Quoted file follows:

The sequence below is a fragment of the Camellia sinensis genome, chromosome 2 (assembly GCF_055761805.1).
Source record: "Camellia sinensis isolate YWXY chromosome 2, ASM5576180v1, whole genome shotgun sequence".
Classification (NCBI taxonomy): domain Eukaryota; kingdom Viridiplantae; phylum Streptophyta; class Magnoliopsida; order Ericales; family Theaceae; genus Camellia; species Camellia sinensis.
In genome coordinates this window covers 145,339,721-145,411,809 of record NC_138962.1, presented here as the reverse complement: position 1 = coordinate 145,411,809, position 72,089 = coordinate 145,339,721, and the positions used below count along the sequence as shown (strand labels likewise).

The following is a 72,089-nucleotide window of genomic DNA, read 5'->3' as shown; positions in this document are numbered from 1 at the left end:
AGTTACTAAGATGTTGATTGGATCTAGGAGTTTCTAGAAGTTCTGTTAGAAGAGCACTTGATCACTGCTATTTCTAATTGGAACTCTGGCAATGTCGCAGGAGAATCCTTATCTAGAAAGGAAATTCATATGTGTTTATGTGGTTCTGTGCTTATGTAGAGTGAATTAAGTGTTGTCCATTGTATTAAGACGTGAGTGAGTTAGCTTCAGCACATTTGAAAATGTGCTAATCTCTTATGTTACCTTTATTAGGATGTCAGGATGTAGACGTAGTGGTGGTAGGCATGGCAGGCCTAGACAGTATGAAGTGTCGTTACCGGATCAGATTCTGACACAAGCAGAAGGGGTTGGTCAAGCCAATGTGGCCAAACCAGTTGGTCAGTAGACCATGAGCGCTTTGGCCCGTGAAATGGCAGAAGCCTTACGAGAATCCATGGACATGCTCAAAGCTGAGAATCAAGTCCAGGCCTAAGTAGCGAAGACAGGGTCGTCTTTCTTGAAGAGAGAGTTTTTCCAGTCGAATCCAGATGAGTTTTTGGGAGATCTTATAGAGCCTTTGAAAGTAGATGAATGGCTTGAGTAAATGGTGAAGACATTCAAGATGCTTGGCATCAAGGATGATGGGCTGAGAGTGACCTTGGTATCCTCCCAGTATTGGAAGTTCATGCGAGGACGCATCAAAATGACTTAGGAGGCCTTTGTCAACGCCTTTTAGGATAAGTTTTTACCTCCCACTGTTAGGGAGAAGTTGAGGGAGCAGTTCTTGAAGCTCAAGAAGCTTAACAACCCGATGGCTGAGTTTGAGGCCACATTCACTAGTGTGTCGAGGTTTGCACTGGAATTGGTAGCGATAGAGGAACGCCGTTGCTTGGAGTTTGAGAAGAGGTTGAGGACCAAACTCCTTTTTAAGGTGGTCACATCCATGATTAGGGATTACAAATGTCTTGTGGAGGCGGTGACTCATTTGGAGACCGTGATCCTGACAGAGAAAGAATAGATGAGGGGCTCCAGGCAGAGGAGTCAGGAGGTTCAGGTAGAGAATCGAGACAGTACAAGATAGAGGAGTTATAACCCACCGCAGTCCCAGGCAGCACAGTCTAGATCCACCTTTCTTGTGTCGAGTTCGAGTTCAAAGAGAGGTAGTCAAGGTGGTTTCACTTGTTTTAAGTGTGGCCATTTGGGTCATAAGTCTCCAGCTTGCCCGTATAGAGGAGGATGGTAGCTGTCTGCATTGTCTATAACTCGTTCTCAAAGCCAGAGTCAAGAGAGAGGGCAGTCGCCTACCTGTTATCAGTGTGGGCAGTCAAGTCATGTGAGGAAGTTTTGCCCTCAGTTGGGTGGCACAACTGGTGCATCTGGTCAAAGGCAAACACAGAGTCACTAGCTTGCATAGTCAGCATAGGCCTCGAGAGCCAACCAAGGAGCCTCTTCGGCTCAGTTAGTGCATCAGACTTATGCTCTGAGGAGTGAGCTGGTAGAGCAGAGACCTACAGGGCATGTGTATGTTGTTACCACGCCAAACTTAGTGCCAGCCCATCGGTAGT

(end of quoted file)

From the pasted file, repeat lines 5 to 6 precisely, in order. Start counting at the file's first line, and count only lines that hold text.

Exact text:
The following is a 72,089-nucleotide window of genomic DNA, read 5'->3' as shown; positions in this document are numbered from 1 at the left end:
AGTTACTAAGATGTTGATTGGATCTAGGAGTTTCTAGAAGTTCTGTTAGAAGAGCACTTGATCACTGCTATTTCTAATTGGAACTCTGGCAATGTCGCAGGAGAATCCTTATCTAGAAAGGAAATTCATATGTGTTTATGTGGTTCTGTGCTTATGTAGAGTGAATTAAGTGTTGTCCATTGTATTAAGACGTGAGTGAGTTAGCTTCAGCACATTTGAAAATGTGCTAATCTCTTATGTTACCTTTATTAGGATGTCAGGATGTAGACGTAGTGGTGGTAGGCATGGCAGGCCTAGACAGTATGAAGTGTCGTTACCGGATCAGATTCTGACACAAGCAGAAGGGGTTGGTCAAGCCAATGTGGCCAAACCAGTTGGTCAGTAGACCATGAGCGCTTTGGCCCGTGAAATGGCAGAAGCCTTACGAGAATCCATGGACATGCTCAAAGCTGAGAATCAAGTCCAGGCCTAAGTAGCGAAGACAGGGTCGTCTTTCTTGAAGAGAGAGTTTTTCCAGTCGAATCCAGATGAGTTTTTGGGAGATCTTATAGAGCCTTTGAAAGTAGATGAATGGCTTGAGTAAATGGTGAAGACATTCAAGATGCTTGGCATCAAGGATGATGGGCTGAGAGTGACCTTGGTATCCTCCCAGTATTGGAAGTTCATGCGAGGACGCATCAAAATGACTTAGGAGGCCTTTGTCAACGCCTTTTAGGATAAGTTTTTACCTCCCACTGTTAGGGAGAAGTTGAGGGAGCAGTTCTTGAAGCTCAAGAAGCTTAACAACCCGATGGCTGAGTTTGAGGCCACATTCACTAGTGTGTCGAGGTTTGCACTGGAATTGGTAGCGATAGAGGAACGCCGTTGCTTGGAGTTTGAGAAGAGGTTGAGGACCAAACTCCTTTTTAAGGTGGTCACATCCATGATTAGGGATTACAAATGTCTTGTGGAGGCGGTGACTCATTTGGAGACCGTGATCCTGACAGAGAAAGAATAGATGAGGGGCTCCAGGCAGAGGAGTCAGGAGGTTCAGGTAGAGAATCGAGACAGTACAAGATAGAGGAGTTATAACCCACCGCAGTCCCAGGCAGCACAGTCTAGATCCACCTTTCTTGTGTCGAGTTCGAGTTCAAAGAGAGGTAGTCAAGGTGGTTTCACTTGTTTTAAGTGTGGCCATTTGGGTCATAAGTCTCCAGCTTGCCCGTATAGAGGAGGATGGTAGCTGTCTGCATTGTCTATAACTCGTTCTCAAAGCCAGAGTCAAGAGAGAGGGCAGTCGCCTACCTGTTATCAGTGTGGGCAGTCAAGTCATGTGAGGAAGTTTTGCCCTCAGTTGGGTGGCACAACTGGTGCATCTGGTCAAAGGCAAACACAGAGTCACTAGCTTGCATAGTCAGCATAGGCCTCGAGAGCCAACCAAGGAGCCTCTTCGGCTCAGTTAGTGCATCAGACTTATGCTCTGAGGAGTGAGCTGGTAGAGCAGAGACCTACAGGGCATGTGTATGTTGTTACCACGCCAAACTTAGTGCCAGCCCATCGGTAGT